The Prado painting was long considered unremarkable, just one of many anonymous copies later made of the original Mona Lisa, known as La Joconde in French and La Gioconda in Italian. Da Vinci painted the original portrait of Lisa Gherardini, wife of Francesco del Giocondo, in the early 1500s. The Prado copy’s background was black, and it was coated in heavy varnish. In 2012, the Louvre requested the copy for display at an exhibition and asked a Prado researcher if it had ever been studied. The researcher looked at the painting under an infrared camera and discovered that underneath the black paint was the same background as in the original, a hilly landscape. The black paint has now been removed, and further imaging has revealed layers with the same changes and corrections made to the original. It appears that the two paintings may have been painted at the same time, in the same place, both artists tweaking the work in the same ways.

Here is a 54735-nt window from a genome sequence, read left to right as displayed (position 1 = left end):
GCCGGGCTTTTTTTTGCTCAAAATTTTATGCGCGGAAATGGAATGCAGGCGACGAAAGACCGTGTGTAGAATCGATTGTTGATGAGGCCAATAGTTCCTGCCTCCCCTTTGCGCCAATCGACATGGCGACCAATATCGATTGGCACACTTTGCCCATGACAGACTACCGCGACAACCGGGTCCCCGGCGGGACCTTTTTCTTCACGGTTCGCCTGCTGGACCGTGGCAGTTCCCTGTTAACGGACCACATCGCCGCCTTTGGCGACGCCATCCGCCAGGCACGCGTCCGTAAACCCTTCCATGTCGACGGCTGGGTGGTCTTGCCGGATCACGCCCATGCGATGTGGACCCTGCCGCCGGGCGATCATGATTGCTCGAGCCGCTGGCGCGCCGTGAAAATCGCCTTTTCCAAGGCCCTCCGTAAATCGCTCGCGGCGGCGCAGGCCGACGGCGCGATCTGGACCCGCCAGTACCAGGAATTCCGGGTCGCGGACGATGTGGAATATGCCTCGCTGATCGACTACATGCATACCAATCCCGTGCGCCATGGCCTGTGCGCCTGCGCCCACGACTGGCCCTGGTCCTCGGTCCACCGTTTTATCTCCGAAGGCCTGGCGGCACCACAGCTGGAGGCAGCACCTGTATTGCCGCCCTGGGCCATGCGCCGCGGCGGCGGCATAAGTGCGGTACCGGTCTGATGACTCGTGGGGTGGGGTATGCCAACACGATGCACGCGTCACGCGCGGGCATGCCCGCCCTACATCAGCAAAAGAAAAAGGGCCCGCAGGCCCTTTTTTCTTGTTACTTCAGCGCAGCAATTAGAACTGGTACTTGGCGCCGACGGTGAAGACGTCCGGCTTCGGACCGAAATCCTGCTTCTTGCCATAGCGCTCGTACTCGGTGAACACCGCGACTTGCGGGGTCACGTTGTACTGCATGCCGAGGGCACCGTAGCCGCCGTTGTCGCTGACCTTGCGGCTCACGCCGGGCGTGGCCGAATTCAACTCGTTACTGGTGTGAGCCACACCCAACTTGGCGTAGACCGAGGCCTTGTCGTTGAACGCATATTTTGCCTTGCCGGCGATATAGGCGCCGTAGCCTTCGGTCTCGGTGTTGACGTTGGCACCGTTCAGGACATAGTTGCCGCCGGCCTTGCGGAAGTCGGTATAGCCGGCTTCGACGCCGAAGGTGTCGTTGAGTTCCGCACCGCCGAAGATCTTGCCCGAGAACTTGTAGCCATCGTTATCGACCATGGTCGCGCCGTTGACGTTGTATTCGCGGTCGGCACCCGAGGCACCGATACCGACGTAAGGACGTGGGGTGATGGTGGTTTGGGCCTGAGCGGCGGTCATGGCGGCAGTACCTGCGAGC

If true, differences in the two paintings indicate the Prado version was probably painted by a student, a practice fairly common in Leonardo’s studio.
To re-create the positions of the artists in the two-artist scenario, Claus-Christian Carbon and Vera Hesslinger of the University of Bamberg in Germany calculated perspective differences by comparing landmarks such as the tip of the nose in the two versions. They also had 32 people visually estimate the artists’ positions relative to the subject while looking at each painting. The researchers mapped out the artist positions that would result in the slightly different view seen in the paintings, and then made a tiny reference version of that scene in the greatest use of minifigures ever: